|The only thing that interferes with my learning is my education. --Albert Einstein|
What I've Learned About Learning--by Leo Babauta, syndicated from zenhabits.net, Jul 01, 2012
‘We learn more by looking for the answer to a question and not finding it than we do from learning the answer itself.’ ~Lloyd Alexander
I am a teacher and an avid learner, and I’m passionate about both.
I’m a teacher because I help Eva homeschool our kids — OK, she does most of the work, but I do help, mostly with math but with everything else too. I also teach habits, writing/blogging, simplicity and other fun topics in online courses.
I’m a lifelong learner and am always obsessively studying something, whether that’s breadmaking or language or wine or chess or writing or fitness.
Here’s are two key lessons — both really the same lesson — I’ve learned about learning, in all my years of study and in trying to teach people: (1) almost everything I’ve learned, I didn’t learn in school; and (2) almost everything my students (and kids) have learned, they learned on their own.
Those two lessons (or one lesson) have a number of reasons and implications for learning. Let’s take a look at some of them, in hopes you might find them useful.
Why Learning is Independent
One of the foundations of Unschooling, which Eva and I and the kids do here at home, is that you’re not teaching subjects to your kids — in fact, you’re not really teaching them at all. They take responsibility for their learning, and do it because they’re interested in something, not because you tell them they should learn it.
This is exactly how I learn as an adult, and so I know it works.
When teachers (wonderful people that they were) tried to teach me something in school, I often became bored, and just did what I needed to do to do well on the test. Not because the subject or the teacher was boring, but because it wasn’t something I cared about. They wanted me to learn it because they thought I should, but that’s not why people learn something. They learn it because they care about it — because they find it incredibly interesting, or because they need it to do something they really want to do.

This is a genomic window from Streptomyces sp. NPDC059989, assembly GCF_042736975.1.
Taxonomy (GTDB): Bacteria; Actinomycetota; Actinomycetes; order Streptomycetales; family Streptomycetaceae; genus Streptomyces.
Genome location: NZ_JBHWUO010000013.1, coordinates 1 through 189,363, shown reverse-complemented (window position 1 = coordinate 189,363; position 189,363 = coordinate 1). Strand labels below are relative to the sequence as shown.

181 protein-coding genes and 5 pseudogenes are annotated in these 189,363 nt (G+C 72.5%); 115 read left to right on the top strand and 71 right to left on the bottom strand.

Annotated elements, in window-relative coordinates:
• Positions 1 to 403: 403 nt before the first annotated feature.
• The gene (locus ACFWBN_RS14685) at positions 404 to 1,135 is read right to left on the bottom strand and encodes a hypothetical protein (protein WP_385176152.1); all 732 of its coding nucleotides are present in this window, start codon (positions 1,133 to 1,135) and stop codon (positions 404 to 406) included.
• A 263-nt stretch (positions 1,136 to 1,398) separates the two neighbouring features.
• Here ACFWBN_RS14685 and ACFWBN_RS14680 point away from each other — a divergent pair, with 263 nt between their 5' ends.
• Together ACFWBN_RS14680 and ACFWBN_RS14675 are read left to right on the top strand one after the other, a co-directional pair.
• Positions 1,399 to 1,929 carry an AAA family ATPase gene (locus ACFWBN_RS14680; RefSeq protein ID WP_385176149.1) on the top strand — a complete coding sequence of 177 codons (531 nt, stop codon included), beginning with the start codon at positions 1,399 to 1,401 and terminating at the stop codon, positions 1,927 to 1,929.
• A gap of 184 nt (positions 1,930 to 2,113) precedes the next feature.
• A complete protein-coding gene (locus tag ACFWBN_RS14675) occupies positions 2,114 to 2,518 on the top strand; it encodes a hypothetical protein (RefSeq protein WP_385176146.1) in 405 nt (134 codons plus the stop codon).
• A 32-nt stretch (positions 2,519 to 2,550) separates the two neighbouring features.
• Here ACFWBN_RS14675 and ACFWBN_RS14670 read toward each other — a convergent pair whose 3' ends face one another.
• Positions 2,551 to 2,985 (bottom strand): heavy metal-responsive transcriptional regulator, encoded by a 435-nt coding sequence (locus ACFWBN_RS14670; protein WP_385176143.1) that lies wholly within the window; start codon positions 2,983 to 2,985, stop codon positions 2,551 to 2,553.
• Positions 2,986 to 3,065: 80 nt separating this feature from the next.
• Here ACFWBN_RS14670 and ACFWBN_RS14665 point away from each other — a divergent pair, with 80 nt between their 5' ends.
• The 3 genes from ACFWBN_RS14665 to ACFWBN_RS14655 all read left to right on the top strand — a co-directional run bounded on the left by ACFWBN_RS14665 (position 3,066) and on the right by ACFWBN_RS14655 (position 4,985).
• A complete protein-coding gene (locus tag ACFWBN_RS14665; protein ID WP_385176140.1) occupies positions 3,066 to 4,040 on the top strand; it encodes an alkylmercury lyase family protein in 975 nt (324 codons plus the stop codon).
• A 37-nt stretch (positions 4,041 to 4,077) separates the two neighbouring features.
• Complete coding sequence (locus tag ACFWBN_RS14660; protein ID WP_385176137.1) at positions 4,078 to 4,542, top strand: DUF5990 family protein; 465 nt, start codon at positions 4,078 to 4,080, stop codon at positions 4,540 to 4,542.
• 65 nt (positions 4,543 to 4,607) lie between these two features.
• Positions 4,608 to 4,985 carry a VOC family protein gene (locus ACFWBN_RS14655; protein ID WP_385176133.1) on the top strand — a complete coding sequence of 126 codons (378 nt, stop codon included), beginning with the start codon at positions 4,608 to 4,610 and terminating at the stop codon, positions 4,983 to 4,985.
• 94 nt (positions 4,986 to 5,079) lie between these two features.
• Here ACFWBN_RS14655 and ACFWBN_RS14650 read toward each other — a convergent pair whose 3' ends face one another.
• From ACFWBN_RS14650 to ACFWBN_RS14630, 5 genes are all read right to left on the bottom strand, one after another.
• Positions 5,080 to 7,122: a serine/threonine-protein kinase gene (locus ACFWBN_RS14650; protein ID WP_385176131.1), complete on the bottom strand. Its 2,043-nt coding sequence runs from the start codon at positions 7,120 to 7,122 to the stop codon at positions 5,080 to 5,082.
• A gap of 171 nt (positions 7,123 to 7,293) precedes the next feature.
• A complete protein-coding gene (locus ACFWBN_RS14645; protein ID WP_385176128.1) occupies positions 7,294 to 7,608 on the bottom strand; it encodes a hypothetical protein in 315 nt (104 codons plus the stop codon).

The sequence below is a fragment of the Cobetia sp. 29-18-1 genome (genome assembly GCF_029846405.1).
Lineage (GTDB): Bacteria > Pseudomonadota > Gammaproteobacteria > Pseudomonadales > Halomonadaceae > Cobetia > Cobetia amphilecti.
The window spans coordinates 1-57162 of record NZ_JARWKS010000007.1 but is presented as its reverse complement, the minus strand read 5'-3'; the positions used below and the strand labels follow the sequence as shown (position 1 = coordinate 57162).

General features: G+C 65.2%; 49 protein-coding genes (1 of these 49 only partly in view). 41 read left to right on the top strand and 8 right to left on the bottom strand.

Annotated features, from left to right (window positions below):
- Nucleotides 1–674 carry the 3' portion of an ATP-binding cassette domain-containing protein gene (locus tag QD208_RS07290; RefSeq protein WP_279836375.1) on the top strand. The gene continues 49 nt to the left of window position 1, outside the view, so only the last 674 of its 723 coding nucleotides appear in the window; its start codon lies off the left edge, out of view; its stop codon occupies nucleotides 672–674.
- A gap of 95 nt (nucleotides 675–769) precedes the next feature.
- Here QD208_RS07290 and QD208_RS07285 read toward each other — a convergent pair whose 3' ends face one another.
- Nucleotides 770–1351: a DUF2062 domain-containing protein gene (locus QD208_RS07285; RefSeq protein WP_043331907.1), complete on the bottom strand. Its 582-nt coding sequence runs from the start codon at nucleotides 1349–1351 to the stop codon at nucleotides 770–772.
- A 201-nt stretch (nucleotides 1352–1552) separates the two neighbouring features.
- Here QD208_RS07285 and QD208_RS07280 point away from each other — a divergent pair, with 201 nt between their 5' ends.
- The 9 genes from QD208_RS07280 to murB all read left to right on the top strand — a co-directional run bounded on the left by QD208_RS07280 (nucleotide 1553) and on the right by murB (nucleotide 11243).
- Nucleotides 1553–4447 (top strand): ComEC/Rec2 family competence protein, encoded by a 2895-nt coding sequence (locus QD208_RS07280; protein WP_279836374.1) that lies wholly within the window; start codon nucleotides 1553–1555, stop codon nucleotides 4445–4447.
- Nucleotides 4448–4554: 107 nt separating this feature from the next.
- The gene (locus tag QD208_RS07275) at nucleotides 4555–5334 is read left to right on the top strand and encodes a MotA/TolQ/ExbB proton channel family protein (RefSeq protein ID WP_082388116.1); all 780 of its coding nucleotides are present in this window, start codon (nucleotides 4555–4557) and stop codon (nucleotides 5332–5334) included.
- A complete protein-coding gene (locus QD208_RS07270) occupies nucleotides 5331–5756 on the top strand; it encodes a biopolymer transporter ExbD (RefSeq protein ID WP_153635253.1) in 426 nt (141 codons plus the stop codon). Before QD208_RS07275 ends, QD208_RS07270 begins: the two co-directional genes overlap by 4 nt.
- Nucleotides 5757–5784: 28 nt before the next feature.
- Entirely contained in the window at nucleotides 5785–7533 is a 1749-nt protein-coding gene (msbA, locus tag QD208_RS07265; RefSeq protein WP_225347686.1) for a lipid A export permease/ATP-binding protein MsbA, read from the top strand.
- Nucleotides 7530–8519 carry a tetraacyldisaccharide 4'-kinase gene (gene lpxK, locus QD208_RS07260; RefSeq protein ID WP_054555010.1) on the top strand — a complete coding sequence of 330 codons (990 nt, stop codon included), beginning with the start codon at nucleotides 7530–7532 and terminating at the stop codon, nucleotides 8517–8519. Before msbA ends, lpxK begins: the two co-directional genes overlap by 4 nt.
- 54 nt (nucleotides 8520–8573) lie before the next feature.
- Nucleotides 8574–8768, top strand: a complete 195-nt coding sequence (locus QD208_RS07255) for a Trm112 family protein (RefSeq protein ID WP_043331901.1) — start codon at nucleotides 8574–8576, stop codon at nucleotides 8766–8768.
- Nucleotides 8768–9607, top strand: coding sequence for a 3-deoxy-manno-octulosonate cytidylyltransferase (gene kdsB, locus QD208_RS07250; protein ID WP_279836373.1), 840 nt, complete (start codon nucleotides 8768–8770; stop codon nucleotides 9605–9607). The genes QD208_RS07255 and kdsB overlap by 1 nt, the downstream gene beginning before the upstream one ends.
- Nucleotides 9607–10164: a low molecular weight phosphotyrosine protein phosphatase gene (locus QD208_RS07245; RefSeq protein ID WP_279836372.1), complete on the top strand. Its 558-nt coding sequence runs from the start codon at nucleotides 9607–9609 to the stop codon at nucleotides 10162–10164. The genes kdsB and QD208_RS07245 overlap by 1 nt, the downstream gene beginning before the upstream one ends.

When teachers succeeded in getting me to learn, it was only because they made something seem so interesting that I started to care about it. But then I learned on my own, either in class while ignoring everyone else, or more likely after class in the library or at home.
That’s because someone walking you through the steps of learning something doesn’t work — you aren’t learning when you’re just listening to someone tell you how something works. You’re learning when you try to do that something — putting it into action. That’s when the real learning begins and the superficial learning ends — when you try something and fail, and adjust and try again, and solve countless little problems as you do so.
The best teachers know this, and so they inspire, and help you to put the learning into action.
As an adult, I’ve learned a lot on my own. The stuff I’ve just read, I’ve mostly forgotten. But the stuff I’ve put into action by playing with it, by practicing, by creating and sharing with others — that stuff has stuck with me. I truly learned it.
I learned about blogging when I started blogging, and kept doing it for five years — not by reading blogs about blogging. My students have learned habits and decluttering and meditation and blogging from me not because I told them something brilliants, but because the ones who really learned put it into action. They formed a simple habit, decluttered their homes, did 5 minutes of meditation for 30 days, blogged.
This is where the real learning happens — when the fingers start moving, the feet start dancing, not when you hear or read something.
How to Learn (or Teach)
The teacher’s job, really, is to fascinate the student. Fascination is the key to learning. Then help the student put the fascination into action.
It follows then, that if you’re teaching yourself, your job is exactly the same.
Here’s how to learn:
- Get fascinated. As a teacher, you should fascinate the student by rediscovering with her all the things that originally fascinated you about the topic. If you can’t get fascinated, you won’t care enough to really learn something. You’ll just go through the motions. How do you get fascinated? Often doing something with or for other people helps to motivate me to look more deeply into something, and reading about other people who have been successful/legendary at it also fascinates me.
- Pour yourself into it. I will read every website and book I can get my hands on. Google and the library are my first stops. They’re free. The used bookstore will be next. There are always an amazing amount of online resources to learn anything. If there isn’t, create one.
- Do it, in small steps. Actually doing whatever you want to do will be scary. You can learn as much Spanish vocabulary as you like, but until you start having conversations, you won’t really know it. You can read as much about chess as you like, but you have to put the problems into action, and play games. You can read about how to program, but you won’t know it until you actually code. Start with small, non-scary steps, with as little risk as possible, focusing on fun, easy skills.